Anyone familiar with the legendary British Sitcom “Only Fools and Horses” will remember the scene when Trigger was being rewarded by the council for his work sweeping the streets. He was proud of having the same broom all these years.
The punchline? It had twelve new handles and six new heads. I can’t remember the exact numbers but you get the point.
My Cannondale Synapse is very much analogous to that famous broom. It was my first road bike and I have been riding it for six years. Sure it has had new chains, derailleurs, brakes, wheels and bar tape but in essence it is the same bike. Strava tells me that the bike has done 14,027km in that time and that is not including my pre-Strava days when I started cycling or do those not count in today’s world.
Those thousands of kilometers have all been on the punishing roads of Scotland through rain and shine. This bike has now found a new lease of life since I stopped using it to commute to work and it has been shipped to Croatia so that I can have some time to cycle there when my partner and her twin sister want to gossip. See my blog on how the bike was shipped for anyone that is thinking of doing something similar in the future.
Anyway, back to the bike. When I bought it, I had no idea about road bikes except for some rudimentary research and was short of time to get one as I only had few days onshore before getting the chopper back to the rig. Inevitably I made a few basic errors but driving my decision was the fact that I felt it would be foolish to spend an obscene amount of money for something that I had no idea how much I would use. The fourteen thousand odd kilometers tell a different story obviously but at the time there was every chance that I would use the bike for my trip through Scotland and then it would gather dust in my flat as work took over my life.
My first mistake was buying a bike with a triple chain set. Even when I bought the bike in 2012, these were pretty much obsolete, being replaced by the much more efficient compact double. I rarely if ever used the granny gear and setting-up a front triple derailleur to shift properly require the patience of a monk.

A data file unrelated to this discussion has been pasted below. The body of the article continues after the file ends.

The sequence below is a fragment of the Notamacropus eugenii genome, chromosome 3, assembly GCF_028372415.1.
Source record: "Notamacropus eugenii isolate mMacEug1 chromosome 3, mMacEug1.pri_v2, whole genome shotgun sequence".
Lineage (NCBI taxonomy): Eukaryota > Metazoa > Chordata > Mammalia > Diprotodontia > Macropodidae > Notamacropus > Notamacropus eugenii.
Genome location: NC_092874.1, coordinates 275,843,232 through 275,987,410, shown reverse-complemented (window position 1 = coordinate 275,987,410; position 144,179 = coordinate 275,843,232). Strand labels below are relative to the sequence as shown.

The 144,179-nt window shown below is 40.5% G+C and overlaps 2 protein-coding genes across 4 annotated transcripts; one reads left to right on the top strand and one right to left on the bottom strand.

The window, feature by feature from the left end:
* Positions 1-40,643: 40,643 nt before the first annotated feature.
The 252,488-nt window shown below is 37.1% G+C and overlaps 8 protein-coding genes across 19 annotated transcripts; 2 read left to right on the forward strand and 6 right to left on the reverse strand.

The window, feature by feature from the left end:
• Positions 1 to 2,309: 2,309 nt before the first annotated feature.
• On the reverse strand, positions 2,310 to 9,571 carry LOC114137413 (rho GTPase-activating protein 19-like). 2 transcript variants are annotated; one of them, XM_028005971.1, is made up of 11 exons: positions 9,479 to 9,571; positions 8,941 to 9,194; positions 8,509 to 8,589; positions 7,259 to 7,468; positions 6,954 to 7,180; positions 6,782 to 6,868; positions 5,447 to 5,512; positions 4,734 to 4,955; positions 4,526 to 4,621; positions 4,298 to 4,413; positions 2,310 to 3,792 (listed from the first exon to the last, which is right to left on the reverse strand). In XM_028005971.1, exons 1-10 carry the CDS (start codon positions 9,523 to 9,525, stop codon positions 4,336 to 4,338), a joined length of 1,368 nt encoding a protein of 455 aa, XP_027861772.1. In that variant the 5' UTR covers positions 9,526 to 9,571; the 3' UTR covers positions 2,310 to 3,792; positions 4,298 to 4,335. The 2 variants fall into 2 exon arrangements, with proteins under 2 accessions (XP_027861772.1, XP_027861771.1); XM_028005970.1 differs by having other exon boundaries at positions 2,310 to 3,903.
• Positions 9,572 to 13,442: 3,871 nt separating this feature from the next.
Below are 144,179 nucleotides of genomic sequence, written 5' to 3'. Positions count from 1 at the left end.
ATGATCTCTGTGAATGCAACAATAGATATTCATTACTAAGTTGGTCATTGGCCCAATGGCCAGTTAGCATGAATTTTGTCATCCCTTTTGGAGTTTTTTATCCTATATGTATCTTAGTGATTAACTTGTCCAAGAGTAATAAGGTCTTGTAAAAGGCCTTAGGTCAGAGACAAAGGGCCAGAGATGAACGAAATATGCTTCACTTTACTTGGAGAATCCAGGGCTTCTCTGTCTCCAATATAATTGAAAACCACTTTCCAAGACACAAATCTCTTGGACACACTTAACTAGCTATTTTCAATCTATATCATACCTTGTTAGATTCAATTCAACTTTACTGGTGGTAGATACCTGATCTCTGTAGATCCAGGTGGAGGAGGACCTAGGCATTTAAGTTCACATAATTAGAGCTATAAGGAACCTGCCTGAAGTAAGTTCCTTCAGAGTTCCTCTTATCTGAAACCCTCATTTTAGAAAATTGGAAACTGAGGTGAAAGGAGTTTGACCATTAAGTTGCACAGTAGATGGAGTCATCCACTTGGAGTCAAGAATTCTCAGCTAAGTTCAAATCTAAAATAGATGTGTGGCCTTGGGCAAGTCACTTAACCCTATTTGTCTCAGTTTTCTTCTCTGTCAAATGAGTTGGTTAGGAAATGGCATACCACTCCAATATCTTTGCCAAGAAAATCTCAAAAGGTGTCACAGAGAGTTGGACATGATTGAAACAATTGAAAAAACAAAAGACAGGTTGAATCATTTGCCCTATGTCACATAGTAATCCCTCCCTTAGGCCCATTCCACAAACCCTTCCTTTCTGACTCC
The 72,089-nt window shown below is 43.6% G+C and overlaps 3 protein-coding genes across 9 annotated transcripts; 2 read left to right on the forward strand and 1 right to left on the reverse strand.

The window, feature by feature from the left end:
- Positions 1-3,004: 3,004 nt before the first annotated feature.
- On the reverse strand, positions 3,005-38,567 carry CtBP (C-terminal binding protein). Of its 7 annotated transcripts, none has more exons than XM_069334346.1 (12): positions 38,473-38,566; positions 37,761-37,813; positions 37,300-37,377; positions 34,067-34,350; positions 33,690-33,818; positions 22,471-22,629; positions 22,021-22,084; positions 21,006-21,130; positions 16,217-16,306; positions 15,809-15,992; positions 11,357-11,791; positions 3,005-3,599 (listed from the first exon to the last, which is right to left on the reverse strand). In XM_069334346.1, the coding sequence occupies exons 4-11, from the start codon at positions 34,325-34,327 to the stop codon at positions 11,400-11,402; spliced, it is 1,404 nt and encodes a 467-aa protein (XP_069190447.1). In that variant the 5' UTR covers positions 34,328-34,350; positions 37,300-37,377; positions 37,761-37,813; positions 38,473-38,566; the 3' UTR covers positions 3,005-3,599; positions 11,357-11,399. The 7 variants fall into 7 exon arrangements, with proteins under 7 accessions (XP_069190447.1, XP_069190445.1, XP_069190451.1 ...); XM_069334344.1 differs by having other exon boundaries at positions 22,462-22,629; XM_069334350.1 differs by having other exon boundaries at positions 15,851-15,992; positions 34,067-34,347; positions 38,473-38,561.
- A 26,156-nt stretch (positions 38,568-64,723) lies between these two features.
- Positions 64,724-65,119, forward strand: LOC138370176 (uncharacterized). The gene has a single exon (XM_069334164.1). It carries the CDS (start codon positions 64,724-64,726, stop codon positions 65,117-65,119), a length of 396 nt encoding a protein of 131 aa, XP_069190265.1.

My second mistake was buying a white bike in Scotland for reasons that should be obvious, particularly for those who have ever owned a white car.
But for all its flaws I bloody love that bike and it has given me so much pleasure over the years.
Like a retired couple, it has now gone to live out the rest of its days in the Croatian sun. One day it will have to be put down, its vital organs donated to other projects, but for now it will roam the Croatian roads.
Cannondale SuperSix Evo
Every cyclist knows that the perfect number of bikes is n+1, where n is your present number of bikes.
As I got more and more serious about cycling I started to lust after a better bike, something light, something stiff, something beautiful. Something shiny. Something pro.
Learning from my mistakes when I purchased my first road bike I set out to do the research and get the best bike for my budget which at the time was certainly not unlimited due to the impending arrival of my first son.
In the end I settled for a Cannondale SuperSix Evo and got a bargain in the end of season sales by buying the bike online. I know this is anathema to those who say we should support the local bike shop but this offer was too good to miss. A bike that would not be out of place in the pro-peloton with full Ultegra group set for just under £1300. I felt no compulsion to switch from Cannondale and because I was buying the bike online I felt more comfortable with the sizing based on my other Cannondale.
Apart from the lightness and stiffness of the carbon frame, the biggest differentiator compared to my standard day-to-day bike was the smoothness of the Ultegra group set. It just works when you need it to work and is super-smooth.
It is the sort of bike that is always clean since there is no better feeling than starting a ride on a gleaming bike with a well lubed chain. It is also barely ridden in winter in an effort to protect it from the demands of the Scottish weather and roads. I love it so much that I want to protect it from the hardships in life.
Sometimes I keep it indoors so that I can look at it much to my partner’s dismay.
Peugeot Upgrade to Single Speed
In an impulsive moment to both be a hipster and to get my hands dirty I scoured the local ads for a bike that could be bought on the cheap and turned into a single speed. There was no logic behind it except that as a mechanical engineer I like to dismantle things and put them back together even more so nowadays that I am stuck behind a desk.
I severely overestimated the amount of free time that I would have to work on it given that I have two young sons and so at the moment the extent of the upgrade has been to dismantle the bike right back to its component parts and make a half-hearted attempt to sand down the frame to its bare metal.
At the moment it lies in pieces in my garage waiting for the day when I have more time to devote to creating this hipster’s dream. Eventually there will be a link here to the trials and tribulations of the reassembly and what it is like to ride a single speed in a hilly part of the world.